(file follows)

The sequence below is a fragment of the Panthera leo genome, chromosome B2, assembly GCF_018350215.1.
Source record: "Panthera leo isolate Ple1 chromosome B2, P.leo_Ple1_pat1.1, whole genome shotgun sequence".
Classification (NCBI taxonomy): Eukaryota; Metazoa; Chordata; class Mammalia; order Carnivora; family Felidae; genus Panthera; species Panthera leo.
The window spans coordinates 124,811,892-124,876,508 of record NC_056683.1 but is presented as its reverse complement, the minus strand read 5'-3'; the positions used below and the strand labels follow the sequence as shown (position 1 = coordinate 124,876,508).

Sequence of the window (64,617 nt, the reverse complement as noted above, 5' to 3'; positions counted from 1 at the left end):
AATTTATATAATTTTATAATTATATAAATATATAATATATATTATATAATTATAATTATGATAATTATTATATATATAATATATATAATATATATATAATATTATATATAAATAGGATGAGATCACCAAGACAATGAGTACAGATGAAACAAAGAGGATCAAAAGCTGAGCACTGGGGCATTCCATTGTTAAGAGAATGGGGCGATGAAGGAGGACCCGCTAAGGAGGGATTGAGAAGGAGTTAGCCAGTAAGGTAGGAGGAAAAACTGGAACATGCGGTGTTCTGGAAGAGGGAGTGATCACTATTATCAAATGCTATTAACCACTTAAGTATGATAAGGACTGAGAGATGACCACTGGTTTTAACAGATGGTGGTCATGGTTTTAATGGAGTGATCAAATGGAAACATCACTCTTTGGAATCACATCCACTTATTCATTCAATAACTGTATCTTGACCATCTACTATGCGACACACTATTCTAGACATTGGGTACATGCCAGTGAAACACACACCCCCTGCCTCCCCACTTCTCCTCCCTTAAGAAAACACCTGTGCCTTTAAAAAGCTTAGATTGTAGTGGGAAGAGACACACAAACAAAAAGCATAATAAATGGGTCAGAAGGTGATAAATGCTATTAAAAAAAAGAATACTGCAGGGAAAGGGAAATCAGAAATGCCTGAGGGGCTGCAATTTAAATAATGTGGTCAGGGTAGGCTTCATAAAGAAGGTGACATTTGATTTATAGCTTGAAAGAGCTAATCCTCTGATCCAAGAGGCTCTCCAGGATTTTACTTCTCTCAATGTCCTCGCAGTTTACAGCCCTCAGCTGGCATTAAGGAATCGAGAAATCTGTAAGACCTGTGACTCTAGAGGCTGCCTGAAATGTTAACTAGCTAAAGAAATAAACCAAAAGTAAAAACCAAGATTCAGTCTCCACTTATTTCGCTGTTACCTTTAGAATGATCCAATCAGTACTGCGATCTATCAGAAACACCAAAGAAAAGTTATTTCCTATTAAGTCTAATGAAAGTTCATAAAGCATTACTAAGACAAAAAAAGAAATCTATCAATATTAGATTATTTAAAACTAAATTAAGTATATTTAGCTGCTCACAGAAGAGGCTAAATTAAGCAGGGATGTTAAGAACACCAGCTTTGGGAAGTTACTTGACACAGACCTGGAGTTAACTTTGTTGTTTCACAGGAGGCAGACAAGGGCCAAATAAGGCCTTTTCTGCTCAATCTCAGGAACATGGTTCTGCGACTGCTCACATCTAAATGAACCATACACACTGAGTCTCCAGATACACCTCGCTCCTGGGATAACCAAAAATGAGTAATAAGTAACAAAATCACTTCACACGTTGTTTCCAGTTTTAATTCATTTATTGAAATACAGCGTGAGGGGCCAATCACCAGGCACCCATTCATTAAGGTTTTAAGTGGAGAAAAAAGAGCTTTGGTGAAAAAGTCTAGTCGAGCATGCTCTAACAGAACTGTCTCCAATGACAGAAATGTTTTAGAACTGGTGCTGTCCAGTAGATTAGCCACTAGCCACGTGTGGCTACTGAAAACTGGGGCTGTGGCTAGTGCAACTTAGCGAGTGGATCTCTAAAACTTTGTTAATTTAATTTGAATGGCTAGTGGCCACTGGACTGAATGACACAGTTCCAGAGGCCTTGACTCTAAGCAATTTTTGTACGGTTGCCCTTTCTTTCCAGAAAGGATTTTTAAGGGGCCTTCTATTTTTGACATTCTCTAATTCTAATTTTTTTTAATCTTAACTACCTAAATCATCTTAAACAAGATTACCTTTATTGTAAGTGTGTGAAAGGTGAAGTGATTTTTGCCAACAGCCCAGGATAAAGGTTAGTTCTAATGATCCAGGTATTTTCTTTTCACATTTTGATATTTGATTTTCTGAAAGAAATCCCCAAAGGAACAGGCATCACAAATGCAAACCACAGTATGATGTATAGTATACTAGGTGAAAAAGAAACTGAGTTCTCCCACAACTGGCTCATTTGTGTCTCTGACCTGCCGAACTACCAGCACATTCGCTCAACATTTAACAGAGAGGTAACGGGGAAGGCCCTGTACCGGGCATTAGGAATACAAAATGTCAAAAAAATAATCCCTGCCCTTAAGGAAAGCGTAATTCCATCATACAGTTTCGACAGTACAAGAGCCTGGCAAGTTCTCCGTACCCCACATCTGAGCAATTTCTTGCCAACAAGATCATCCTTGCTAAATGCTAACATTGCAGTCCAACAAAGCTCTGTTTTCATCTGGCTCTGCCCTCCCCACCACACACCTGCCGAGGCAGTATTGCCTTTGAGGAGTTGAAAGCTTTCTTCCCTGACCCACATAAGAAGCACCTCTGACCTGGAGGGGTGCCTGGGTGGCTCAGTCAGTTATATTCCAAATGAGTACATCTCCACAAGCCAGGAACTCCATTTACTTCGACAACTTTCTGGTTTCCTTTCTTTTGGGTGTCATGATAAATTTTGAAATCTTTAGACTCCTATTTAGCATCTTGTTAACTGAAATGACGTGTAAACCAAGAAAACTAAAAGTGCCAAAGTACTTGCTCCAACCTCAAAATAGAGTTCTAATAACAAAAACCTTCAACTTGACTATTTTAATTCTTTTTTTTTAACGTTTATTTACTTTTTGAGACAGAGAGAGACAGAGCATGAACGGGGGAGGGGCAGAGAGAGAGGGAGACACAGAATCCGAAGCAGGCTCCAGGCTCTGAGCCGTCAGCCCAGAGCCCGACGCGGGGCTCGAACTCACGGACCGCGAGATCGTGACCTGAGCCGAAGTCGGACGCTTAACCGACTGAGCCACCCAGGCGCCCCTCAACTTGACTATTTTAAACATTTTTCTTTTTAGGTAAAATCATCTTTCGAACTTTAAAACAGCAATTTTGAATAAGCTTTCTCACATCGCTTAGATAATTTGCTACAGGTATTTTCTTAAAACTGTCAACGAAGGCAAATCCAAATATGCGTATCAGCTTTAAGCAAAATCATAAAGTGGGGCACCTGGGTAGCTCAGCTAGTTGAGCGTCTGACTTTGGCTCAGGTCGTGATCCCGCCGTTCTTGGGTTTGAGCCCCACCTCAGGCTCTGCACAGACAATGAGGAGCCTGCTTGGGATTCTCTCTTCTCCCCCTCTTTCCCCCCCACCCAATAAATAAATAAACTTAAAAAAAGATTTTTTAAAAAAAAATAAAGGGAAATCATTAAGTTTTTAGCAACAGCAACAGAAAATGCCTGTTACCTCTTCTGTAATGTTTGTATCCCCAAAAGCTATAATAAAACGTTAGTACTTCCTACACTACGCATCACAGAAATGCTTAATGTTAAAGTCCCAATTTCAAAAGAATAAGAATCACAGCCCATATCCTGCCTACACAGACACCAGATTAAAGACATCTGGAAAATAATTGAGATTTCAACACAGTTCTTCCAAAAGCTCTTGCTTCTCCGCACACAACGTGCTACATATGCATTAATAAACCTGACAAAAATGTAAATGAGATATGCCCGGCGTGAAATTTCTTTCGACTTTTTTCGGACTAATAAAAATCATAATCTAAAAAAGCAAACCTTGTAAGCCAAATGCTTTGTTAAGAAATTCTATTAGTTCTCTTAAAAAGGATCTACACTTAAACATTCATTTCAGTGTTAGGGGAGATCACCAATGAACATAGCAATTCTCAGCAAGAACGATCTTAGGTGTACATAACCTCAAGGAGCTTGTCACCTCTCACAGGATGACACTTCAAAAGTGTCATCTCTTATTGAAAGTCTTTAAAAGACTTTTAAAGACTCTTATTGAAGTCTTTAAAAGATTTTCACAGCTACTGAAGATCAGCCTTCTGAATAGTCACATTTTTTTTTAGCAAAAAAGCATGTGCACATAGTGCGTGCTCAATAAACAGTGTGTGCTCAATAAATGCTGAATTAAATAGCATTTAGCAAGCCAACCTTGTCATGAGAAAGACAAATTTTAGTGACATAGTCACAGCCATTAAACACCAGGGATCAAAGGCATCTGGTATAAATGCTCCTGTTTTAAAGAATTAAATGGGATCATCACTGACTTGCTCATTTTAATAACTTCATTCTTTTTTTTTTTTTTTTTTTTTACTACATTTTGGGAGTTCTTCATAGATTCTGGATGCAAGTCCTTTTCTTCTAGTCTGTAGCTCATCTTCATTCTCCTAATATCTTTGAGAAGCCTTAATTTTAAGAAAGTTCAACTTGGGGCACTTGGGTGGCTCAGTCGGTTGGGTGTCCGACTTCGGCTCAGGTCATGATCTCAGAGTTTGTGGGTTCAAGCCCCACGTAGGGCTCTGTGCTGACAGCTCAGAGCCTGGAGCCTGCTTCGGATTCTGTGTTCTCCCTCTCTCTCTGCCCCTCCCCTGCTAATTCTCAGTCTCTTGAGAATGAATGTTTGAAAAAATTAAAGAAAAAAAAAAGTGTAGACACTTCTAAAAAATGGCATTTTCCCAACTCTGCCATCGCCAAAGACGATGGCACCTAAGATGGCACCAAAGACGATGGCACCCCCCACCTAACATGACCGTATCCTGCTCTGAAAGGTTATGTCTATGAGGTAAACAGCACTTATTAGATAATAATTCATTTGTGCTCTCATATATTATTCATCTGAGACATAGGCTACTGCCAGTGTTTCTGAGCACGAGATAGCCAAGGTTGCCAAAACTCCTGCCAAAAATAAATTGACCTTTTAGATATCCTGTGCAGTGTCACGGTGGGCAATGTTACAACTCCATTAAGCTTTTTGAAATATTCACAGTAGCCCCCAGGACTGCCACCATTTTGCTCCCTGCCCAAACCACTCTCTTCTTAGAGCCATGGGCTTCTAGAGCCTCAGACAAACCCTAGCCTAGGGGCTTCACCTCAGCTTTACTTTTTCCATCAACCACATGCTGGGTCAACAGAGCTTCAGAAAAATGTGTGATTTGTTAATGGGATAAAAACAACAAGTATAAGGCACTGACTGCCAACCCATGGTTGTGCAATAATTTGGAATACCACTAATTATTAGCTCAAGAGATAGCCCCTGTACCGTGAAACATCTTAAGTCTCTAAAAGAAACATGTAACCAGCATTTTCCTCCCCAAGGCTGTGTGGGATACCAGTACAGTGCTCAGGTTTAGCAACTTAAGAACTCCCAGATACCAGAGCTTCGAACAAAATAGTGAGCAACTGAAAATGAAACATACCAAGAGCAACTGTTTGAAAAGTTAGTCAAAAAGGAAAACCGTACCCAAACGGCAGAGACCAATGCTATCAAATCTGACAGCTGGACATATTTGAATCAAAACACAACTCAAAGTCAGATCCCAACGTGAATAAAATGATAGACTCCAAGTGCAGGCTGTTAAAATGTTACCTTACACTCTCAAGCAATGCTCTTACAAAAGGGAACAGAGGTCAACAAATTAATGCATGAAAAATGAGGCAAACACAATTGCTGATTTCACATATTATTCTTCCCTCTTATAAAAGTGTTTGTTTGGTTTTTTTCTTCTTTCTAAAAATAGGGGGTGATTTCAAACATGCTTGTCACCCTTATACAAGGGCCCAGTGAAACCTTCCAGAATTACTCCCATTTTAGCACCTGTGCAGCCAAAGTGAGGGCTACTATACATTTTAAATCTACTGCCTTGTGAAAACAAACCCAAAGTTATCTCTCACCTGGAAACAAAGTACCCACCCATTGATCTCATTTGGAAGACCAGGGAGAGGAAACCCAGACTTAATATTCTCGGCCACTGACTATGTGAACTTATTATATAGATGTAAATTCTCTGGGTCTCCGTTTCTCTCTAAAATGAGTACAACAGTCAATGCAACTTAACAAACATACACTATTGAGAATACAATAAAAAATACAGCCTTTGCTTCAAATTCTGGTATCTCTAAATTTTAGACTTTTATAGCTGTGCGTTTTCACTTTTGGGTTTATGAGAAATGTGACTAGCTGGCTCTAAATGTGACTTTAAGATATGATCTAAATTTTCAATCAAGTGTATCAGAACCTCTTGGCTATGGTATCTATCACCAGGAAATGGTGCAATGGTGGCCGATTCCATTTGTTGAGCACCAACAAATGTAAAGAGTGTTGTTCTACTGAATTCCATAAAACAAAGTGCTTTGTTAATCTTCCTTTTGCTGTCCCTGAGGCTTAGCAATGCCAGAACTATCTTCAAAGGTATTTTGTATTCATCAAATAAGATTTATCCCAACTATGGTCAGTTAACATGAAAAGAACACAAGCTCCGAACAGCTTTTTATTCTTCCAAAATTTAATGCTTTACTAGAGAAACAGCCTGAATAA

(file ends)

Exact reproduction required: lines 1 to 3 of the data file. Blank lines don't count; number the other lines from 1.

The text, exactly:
The sequence below is a fragment of the Panthera leo genome, chromosome B2, assembly GCF_018350215.1.
Source record: "Panthera leo isolate Ple1 chromosome B2, P.leo_Ple1_pat1.1, whole genome shotgun sequence".
Classification (NCBI taxonomy): Eukaryota; Metazoa; Chordata; class Mammalia; order Carnivora; family Felidae; genus Panthera; species Panthera leo.